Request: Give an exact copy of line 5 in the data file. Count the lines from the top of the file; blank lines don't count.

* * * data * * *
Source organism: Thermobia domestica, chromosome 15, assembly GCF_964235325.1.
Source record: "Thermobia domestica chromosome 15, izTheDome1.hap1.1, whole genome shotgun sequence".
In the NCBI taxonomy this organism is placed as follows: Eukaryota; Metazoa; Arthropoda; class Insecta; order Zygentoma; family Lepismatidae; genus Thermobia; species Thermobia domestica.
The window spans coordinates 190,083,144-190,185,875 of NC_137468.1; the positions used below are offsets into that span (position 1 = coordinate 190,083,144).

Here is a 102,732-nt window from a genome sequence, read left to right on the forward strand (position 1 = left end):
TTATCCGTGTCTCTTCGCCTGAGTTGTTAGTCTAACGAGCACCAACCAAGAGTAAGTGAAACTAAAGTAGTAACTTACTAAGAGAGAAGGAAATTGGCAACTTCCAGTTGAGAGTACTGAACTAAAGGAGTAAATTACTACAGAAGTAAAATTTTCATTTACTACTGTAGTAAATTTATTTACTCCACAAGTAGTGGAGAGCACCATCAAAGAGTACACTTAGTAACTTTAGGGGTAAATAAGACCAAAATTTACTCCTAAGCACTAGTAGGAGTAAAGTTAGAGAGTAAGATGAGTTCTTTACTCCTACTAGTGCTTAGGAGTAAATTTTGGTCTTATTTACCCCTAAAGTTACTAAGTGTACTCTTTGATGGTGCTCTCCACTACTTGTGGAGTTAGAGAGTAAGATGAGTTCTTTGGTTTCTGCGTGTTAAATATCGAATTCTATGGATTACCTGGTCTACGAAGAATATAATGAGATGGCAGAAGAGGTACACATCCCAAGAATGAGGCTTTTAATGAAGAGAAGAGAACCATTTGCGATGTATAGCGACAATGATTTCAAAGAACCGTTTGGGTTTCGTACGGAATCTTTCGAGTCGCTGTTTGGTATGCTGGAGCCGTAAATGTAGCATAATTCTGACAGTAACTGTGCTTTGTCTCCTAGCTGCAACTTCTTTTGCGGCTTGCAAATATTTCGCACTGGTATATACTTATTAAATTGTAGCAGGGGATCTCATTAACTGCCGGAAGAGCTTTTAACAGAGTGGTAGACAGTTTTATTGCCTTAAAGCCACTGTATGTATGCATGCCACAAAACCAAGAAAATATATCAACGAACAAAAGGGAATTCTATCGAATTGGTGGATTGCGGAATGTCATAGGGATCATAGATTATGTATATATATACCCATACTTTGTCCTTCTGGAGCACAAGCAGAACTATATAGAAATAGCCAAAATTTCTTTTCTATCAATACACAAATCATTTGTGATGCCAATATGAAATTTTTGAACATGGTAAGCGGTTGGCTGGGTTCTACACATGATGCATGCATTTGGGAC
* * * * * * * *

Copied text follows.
Here is a 102,732-nt window from a genome sequence, read left to right on the forward strand (position 1 = left end):